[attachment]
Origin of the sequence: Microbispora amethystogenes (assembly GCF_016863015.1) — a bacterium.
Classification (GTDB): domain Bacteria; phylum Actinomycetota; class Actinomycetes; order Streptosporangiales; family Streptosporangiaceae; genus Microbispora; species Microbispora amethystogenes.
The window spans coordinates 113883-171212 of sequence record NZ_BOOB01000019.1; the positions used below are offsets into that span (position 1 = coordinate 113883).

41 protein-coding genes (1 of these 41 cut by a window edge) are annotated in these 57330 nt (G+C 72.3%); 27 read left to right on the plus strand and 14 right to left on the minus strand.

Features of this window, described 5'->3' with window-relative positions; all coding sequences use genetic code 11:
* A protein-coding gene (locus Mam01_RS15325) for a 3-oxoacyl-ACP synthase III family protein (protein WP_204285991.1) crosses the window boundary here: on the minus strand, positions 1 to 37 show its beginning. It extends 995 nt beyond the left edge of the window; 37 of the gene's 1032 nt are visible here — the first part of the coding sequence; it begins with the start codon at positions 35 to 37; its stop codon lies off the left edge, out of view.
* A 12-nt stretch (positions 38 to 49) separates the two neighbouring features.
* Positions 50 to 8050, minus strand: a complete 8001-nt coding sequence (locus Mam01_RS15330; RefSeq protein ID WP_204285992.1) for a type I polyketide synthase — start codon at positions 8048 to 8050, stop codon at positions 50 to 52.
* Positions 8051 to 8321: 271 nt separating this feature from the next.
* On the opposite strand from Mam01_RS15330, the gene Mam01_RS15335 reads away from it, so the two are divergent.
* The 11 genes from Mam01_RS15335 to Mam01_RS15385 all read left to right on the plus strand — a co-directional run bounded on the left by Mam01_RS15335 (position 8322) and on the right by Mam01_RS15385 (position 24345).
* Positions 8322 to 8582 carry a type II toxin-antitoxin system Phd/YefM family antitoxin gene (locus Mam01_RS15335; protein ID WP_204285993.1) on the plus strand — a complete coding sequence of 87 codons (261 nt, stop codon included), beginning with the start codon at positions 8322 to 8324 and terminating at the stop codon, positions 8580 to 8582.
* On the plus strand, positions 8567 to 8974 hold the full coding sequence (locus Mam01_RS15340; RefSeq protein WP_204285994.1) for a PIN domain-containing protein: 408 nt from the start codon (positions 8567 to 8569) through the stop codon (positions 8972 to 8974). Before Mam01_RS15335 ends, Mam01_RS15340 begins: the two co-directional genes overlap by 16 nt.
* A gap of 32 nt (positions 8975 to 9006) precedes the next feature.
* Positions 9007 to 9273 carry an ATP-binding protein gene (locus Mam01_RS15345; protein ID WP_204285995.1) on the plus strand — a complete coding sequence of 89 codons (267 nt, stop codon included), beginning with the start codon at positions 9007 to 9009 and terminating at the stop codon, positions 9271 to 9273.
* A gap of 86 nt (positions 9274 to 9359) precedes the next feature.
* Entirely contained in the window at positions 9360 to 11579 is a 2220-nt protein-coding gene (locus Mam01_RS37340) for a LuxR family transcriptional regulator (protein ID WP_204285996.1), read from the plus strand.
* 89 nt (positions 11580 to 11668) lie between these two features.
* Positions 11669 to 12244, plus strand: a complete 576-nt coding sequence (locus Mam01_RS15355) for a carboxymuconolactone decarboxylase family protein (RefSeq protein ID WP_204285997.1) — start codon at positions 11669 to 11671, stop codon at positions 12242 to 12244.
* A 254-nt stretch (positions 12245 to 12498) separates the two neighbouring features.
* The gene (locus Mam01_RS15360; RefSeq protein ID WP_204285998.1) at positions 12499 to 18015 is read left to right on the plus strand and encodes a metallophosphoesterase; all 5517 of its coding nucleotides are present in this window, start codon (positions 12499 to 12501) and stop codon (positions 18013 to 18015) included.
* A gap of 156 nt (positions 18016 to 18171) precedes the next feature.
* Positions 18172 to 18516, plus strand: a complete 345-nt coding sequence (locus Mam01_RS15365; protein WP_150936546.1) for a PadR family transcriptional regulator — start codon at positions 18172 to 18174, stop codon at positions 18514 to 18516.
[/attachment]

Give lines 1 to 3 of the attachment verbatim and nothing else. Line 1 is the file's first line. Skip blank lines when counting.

Origin of the sequence: Microbispora amethystogenes (assembly GCF_016863015.1) — a bacterium.
Classification (GTDB): domain Bacteria; phylum Actinomycetota; class Actinomycetes; order Streptosporangiales; family Streptosporangiaceae; genus Microbispora; species Microbispora amethystogenes.
The window spans coordinates 113883-171212 of sequence record NZ_BOOB01000019.1; the positions used below are offsets into that span (position 1 = coordinate 113883).